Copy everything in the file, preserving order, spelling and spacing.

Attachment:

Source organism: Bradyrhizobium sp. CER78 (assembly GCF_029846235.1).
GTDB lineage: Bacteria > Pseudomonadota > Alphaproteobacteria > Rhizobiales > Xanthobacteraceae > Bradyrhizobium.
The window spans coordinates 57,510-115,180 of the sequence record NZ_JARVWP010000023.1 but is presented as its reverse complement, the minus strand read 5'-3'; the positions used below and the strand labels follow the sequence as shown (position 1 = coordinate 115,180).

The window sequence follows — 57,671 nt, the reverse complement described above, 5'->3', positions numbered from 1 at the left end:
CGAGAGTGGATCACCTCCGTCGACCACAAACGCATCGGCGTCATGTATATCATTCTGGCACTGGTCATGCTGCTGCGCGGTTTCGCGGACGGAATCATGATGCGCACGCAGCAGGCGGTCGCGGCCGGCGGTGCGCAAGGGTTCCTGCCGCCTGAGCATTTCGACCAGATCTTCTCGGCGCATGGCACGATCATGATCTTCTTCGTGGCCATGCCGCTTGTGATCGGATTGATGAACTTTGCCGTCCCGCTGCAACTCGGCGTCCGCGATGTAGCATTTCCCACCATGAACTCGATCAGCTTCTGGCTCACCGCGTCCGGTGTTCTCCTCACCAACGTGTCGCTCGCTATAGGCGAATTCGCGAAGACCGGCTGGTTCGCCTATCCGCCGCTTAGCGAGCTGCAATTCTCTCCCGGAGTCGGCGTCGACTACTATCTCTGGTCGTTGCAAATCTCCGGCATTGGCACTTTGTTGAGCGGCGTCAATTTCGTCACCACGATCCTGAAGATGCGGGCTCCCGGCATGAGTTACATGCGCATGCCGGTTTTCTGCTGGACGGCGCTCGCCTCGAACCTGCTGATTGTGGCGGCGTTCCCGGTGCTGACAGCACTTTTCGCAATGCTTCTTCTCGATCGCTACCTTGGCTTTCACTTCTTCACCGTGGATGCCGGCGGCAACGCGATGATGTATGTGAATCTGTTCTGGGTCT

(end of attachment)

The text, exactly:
Source organism: Bradyrhizobium sp. CER78 (assembly GCF_029846235.1).
GTDB lineage: Bacteria > Pseudomonadota > Alphaproteobacteria > Rhizobiales > Xanthobacteraceae > Bradyrhizobium.
The window spans coordinates 57,510-115,180 of the sequence record NZ_JARVWP010000023.1 but is presented as its reverse complement, the minus strand read 5'-3'; the positions used below and the strand labels follow the sequence as shown (position 1 = coordinate 115,180).

The window sequence follows — 57,671 nt, the reverse complement described above, 5'->3', positions numbered from 1 at the left end:
CGAGAGTGGATCACCTCCGTCGACCACAAACGCATCGGCGTCATGTATATCATTCTGGCACTGGTCATGCTGCTGCGCGGTTTCGCGGACGGAATCATGATGCGCACGCAGCAGGCGGTCGCGGCCGGCGGTGCGCAAGGGTTCCTGCCGCCTGAGCATTTCGACCAGATCTTCTCGGCGCATGGCACGATCATGATCTTCTTCGTGGCCATGCCGCTTGTGATCGGATTGATGAACTTTGCCGTCCCGCTGCAACTCGGCGTCCGCGATGTAGCATTTCCCACCATGAACTCGATCAGCTTCTGGCTCACCGCGTCCGGTGTTCTCCTCACCAACGTGTCGCTCGCTATAGGCGAATTCGCGAAGACCGGCTGGTTCGCCTATCCGCCGCTTAGCGAGCTGCAATTCTCTCCCGGAGTCGGCGTCGACTACTATCTCTGGTCGTTGCAAATCTCCGGCATTGGCACTTTGTTGAGCGGCGTCAATTTCGTCACCACGATCCTGAAGATGCGGGCTCCCGGCATGAGTTACATGCGCATGCCGGTTTTCTGCTGGACGGCGCTCGCCTCGAACCTGCTGATTGTGGCGGCGTTCCCGGTGCTGACAGCACTTTTCGCAATGCTTCTTCTCGATCGCTACCTTGGCTTTCACTTCTTCACCGTGGATGCCGGCGGCAACGCGATGATGTATGTGAATCTGTTCTGGGTCT